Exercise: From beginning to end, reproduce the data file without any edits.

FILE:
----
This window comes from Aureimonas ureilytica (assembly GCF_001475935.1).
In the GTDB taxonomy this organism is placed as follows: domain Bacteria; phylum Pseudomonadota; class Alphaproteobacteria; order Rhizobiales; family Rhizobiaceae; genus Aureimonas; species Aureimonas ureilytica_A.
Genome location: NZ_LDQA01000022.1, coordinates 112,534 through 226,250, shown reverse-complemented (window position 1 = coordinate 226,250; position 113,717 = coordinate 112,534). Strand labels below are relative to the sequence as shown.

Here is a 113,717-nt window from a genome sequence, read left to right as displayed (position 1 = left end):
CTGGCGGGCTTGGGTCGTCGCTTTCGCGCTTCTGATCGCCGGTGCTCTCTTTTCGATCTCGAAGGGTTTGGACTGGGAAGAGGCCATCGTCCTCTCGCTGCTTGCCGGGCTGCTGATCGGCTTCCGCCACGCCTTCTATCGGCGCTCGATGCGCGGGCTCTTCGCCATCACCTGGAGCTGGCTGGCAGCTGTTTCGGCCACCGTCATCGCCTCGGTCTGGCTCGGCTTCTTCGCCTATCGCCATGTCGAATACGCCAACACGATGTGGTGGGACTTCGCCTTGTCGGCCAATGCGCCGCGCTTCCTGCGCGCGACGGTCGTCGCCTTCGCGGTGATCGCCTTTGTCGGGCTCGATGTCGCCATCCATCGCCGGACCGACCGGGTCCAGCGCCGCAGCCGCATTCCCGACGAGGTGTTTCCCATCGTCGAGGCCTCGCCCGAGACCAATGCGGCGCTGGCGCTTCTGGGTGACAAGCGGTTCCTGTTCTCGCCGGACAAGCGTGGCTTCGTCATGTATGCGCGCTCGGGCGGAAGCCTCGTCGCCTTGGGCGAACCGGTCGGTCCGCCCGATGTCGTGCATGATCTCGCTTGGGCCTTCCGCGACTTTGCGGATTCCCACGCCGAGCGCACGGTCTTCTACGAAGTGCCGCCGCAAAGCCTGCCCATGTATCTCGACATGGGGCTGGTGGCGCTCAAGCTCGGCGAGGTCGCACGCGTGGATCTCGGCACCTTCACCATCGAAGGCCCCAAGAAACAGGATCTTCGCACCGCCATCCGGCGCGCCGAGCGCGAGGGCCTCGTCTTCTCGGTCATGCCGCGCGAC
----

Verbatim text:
This window comes from Aureimonas ureilytica (assembly GCF_001475935.1).
In the GTDB taxonomy this organism is placed as follows: domain Bacteria; phylum Pseudomonadota; class Alphaproteobacteria; order Rhizobiales; family Rhizobiaceae; genus Aureimonas; species Aureimonas ureilytica_A.
Genome location: NZ_LDQA01000022.1, coordinates 112,534 through 226,250, shown reverse-complemented (window position 1 = coordinate 226,250; position 113,717 = coordinate 112,534). Strand labels below are relative to the sequence as shown.

Here is a 113,717-nt window from a genome sequence, read left to right as displayed (position 1 = left end):
CTGGCGGGCTTGGGTCGTCGCTTTCGCGCTTCTGATCGCCGGTGCTCTCTTTTCGATCTCGAAGGGTTTGGACTGGGAAGAGGCCATCGTCCTCTCGCTGCTTGCCGGGCTGCTGATCGGCTTCCGCCACGCCTTCTATCGGCGCTCGATGCGCGGGCTCTTCGCCATCACCTGGAGCTGGCTGGCAGCTGTTTCGGCCACCGTCATCGCCTCGGTCTGGCTCGGCTTCTTCGCCTATCGCCATGTCGAATACGCCAACACGATGTGGTGGGACTTCGCCTTGTCGGCCAATGCGCCGCGCTTCCTGCGCGCGACGGTCGTCGCCTTCGCGGTGATCGCCTTTGTCGGGCTCGATGTCGCCATCCATCGCCGGACCGACCGGGTCCAGCGCCGCAGCCGCATTCCCGACGAGGTGTTTCCCATCGTCGAGGCCTCGCCCGAGACCAATGCGGCGCTGGCGCTTCTGGGTGACAAGCGGTTCCTGTTCTCGCCGGACAAGCGTGGCTTCGTCATGTATGCGCGCTCGGGCGGAAGCCTCGTCGCCTTGGGCGAACCGGTCGGTCCGCCCGATGTCGTGCATGATCTCGCTTGGGCCTTCCGCGACTTTGCGGATTCCCACGCCGAGCGCACGGTCTTCTACGAAGTGCCGCCGCAAAGCCTGCCCATGTATCTCGACATGGGGCTGGTGGCGCTCAAGCTCGGCGAGGTCGCACGCGTGGATCTCGGCACCTTCACCATCGAAGGCCCCAAGAAACAGGATCTTCGCACCGCCATCCGGCGCGCCGAGCGCGAGGGCCTCGTCTTCTCGGTCATGCCGCGCGAC